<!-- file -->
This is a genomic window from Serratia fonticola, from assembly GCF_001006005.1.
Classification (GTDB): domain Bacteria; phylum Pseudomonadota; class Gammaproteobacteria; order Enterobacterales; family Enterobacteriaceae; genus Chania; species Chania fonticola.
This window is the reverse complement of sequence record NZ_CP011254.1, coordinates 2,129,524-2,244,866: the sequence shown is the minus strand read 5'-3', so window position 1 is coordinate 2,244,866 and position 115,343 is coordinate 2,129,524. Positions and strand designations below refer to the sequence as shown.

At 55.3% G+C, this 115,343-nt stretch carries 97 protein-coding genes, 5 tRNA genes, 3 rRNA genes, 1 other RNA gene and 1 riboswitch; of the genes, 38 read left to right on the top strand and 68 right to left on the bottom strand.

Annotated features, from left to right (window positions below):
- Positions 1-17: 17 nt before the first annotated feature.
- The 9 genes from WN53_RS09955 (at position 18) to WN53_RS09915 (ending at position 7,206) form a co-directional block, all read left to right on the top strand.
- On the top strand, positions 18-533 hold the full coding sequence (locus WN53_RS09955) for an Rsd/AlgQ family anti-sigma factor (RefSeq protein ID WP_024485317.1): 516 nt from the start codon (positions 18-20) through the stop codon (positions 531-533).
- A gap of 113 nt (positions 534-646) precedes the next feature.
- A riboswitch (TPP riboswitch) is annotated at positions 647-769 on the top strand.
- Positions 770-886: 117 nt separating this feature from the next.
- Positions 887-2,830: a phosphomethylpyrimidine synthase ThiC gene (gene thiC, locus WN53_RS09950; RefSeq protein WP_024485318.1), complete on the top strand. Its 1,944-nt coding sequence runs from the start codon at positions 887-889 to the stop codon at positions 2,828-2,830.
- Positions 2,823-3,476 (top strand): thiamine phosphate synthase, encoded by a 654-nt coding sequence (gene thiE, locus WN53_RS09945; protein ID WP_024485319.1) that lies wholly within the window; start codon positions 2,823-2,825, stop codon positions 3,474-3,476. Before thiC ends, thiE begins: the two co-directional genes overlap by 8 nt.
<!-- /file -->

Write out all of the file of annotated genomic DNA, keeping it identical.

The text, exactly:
This is a genomic window from Serratia fonticola, from assembly GCF_001006005.1.
Classification (GTDB): domain Bacteria; phylum Pseudomonadota; class Gammaproteobacteria; order Enterobacterales; family Enterobacteriaceae; genus Chania; species Chania fonticola.
This window is the reverse complement of sequence record NZ_CP011254.1, coordinates 2,129,524-2,244,866: the sequence shown is the minus strand read 5'-3', so window position 1 is coordinate 2,244,866 and position 115,343 is coordinate 2,129,524. Positions and strand designations below refer to the sequence as shown.

At 55.3% G+C, this 115,343-nt stretch carries 97 protein-coding genes, 5 tRNA genes, 3 rRNA genes, 1 other RNA gene and 1 riboswitch; of the genes, 38 read left to right on the top strand and 68 right to left on the bottom strand.

Annotated features, from left to right (window positions below):
- Positions 1-17: 17 nt before the first annotated feature.
- The 9 genes from WN53_RS09955 (at position 18) to WN53_RS09915 (ending at position 7,206) form a co-directional block, all read left to right on the top strand.
- On the top strand, positions 18-533 hold the full coding sequence (locus WN53_RS09955) for an Rsd/AlgQ family anti-sigma factor (RefSeq protein ID WP_024485317.1): 516 nt from the start codon (positions 18-20) through the stop codon (positions 531-533).
- A gap of 113 nt (positions 534-646) precedes the next feature.
- A riboswitch (TPP riboswitch) is annotated at positions 647-769 on the top strand.
- Positions 770-886: 117 nt separating this feature from the next.
- Positions 887-2,830: a phosphomethylpyrimidine synthase ThiC gene (gene thiC, locus WN53_RS09950; RefSeq protein WP_024485318.1), complete on the top strand. Its 1,944-nt coding sequence runs from the start codon at positions 887-889 to the stop codon at positions 2,828-2,830.
- Positions 2,823-3,476 (top strand): thiamine phosphate synthase, encoded by a 654-nt coding sequence (gene thiE, locus WN53_RS09945; protein ID WP_024485319.1) that lies wholly within the window; start codon positions 2,823-2,825, stop codon positions 3,474-3,476. Before thiC ends, thiE begins: the two co-directional genes overlap by 8 nt.